This study evaluated the response of rose to different herbicides applied as simulated drift. Chlorsulfuron {2-chloro-N-[[(4-methoxy-6-methyl-1,3,5-triazin-2-yl)amino]carbonyl]benzenesulfonamide}, thifensulfuron {3[[[[(4-methoxy-6-methyl-1,3,5-triazin-2-yl)amino]carbonyl]amino]sulfonyl]-2-thiophenecarboxylic acid}, bromoxynil(3,5-dibromo-4-hydroxybenzonitrile), 2,4-D[(2,4-dichlorophenoxy)acetic acid], glyphosate [N-(phosphonomethyl) glycine], and a combination of 2,4-D and glyphosate were applied over the top of established rose plants at 1/3, 1/10,1/33, and 1/100 of the maximum labeled rate for grains. All herbicides injured rose. The greatest injury was from chlorsulfuron and 2,4-D, and the least injury was from bromoxynil and glyphosate. Plants recovered from the injury caused by all treatments except for the highest rates of chlorsulfuron and 2,4-D, which continued to show significant injury at the end of the growing season. Although all herbicides had characteristic symptoms, some of these were very similar to those caused by other stresses. Therefore, because of the potential ambiguity of visual symptoms, any allegation about herbicide drift should be based on a report of all symptoms and should be supported by residue analysis.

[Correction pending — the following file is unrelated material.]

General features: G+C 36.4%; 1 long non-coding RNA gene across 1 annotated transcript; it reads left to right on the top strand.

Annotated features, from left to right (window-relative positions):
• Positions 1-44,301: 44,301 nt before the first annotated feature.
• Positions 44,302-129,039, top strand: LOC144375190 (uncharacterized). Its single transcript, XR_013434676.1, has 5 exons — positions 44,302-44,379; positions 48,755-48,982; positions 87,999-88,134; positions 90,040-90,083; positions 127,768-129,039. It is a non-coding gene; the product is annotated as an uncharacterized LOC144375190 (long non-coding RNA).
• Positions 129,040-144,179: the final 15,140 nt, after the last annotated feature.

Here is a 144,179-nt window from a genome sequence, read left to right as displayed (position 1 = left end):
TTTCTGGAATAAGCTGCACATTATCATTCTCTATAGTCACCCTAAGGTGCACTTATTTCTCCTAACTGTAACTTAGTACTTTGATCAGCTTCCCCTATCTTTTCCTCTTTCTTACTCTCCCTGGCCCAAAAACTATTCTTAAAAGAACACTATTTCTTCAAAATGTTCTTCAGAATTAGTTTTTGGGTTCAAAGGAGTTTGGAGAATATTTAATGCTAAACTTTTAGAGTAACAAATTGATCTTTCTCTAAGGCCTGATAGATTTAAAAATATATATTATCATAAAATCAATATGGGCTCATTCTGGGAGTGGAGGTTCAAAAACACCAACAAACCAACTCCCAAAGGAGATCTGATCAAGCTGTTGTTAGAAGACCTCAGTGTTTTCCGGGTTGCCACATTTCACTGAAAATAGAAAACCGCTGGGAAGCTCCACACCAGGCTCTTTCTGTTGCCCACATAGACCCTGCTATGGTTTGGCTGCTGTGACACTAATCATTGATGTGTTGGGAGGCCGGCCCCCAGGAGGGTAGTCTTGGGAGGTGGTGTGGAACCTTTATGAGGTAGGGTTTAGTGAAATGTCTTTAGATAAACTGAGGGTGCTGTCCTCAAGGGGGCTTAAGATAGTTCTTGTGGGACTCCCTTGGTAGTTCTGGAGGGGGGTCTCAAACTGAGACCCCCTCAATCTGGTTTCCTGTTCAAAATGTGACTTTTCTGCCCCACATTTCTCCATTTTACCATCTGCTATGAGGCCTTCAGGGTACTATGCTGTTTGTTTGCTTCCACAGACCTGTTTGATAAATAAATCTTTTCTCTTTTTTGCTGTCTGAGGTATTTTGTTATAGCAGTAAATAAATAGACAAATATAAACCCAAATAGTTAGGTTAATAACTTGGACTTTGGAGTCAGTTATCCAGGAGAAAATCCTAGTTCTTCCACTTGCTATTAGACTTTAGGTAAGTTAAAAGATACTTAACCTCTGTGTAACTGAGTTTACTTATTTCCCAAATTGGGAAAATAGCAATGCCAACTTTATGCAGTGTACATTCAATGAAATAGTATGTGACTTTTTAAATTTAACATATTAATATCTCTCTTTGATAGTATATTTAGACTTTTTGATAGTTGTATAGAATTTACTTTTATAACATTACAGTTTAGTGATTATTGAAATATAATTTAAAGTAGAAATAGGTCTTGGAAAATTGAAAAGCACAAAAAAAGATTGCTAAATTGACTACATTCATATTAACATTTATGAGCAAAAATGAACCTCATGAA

Open access

Mariano F. Galla, Bradley D. Hanson and Kassim Al-Khatib